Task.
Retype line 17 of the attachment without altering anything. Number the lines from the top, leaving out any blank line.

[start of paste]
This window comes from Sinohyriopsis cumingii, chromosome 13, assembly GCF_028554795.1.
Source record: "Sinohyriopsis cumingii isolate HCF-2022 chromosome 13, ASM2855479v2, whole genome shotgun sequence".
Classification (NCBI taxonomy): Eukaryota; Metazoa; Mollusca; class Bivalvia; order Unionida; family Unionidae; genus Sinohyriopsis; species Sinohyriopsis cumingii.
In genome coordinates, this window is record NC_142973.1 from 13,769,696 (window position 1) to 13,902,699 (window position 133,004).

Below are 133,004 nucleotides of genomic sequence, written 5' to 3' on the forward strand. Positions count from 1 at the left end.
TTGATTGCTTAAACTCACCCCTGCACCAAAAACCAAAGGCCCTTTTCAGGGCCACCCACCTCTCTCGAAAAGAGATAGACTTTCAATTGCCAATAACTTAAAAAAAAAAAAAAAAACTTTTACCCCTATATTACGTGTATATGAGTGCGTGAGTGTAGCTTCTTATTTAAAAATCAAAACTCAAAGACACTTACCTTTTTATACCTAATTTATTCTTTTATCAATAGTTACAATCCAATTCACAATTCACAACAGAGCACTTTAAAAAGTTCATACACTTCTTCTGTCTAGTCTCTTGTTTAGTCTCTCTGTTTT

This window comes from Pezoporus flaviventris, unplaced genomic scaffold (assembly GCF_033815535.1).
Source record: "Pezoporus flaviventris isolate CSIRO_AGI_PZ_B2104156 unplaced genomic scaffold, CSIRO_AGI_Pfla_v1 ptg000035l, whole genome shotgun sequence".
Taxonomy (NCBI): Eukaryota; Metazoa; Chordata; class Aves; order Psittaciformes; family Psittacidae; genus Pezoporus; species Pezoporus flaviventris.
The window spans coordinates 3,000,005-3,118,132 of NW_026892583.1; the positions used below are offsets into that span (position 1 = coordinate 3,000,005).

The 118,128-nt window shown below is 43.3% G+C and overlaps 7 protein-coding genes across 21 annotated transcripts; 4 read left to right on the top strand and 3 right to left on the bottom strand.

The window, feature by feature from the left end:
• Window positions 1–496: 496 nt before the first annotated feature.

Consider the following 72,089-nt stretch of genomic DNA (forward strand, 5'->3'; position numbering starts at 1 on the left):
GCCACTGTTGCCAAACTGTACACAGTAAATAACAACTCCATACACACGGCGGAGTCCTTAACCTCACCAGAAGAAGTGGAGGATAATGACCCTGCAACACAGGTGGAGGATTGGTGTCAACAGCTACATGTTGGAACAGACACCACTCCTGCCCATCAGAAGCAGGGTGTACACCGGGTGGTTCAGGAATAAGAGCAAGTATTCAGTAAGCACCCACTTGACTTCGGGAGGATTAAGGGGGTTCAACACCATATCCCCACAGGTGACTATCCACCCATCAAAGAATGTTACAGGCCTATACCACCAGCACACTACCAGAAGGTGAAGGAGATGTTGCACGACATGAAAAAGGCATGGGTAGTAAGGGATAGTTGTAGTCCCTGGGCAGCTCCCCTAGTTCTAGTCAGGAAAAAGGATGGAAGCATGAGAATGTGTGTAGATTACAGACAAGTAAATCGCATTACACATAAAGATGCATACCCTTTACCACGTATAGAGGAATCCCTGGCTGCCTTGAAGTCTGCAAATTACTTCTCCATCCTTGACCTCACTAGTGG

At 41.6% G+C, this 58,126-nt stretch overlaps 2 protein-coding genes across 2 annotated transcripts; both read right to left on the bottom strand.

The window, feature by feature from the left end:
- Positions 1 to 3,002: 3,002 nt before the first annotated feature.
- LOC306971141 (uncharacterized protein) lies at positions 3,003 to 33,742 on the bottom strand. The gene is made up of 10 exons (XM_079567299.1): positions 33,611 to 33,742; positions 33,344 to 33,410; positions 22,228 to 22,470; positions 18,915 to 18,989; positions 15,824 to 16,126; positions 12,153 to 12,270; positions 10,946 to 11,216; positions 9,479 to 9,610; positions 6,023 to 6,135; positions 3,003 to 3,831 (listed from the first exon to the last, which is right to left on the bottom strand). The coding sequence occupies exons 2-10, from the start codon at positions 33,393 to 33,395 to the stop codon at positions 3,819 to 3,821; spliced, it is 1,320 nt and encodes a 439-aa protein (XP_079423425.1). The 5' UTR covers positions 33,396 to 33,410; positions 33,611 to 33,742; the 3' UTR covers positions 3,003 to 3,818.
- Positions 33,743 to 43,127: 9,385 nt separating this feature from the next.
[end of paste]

The window, feature by feature from the left end: